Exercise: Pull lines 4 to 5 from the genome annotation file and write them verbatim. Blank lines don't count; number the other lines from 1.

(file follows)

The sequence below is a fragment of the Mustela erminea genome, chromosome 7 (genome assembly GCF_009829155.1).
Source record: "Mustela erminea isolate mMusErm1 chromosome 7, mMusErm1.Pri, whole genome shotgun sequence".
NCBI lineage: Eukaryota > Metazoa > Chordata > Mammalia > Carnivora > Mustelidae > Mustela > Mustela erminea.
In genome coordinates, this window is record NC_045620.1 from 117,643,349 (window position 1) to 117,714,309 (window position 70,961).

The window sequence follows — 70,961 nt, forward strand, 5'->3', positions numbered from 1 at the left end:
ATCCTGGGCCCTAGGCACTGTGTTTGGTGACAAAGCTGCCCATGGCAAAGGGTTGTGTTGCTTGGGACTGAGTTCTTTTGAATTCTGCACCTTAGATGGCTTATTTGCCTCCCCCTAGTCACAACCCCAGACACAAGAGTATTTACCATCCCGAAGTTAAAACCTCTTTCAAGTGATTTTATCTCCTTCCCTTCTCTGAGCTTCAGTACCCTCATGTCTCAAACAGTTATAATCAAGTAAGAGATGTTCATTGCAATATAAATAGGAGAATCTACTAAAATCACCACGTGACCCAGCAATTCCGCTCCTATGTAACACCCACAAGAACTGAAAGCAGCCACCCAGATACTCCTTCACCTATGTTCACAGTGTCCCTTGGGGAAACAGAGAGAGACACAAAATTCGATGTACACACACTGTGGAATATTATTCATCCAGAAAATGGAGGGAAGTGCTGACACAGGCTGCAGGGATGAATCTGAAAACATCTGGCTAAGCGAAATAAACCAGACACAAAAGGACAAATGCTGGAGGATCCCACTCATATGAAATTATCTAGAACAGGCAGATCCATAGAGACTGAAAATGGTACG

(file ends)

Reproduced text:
In genome coordinates, this window is record NC_045620.1 from 117,643,349 (window position 1) to 117,714,309 (window position 70,961).

The window sequence follows — 70,961 nt, forward strand, 5'->3', positions numbered from 1 at the left end: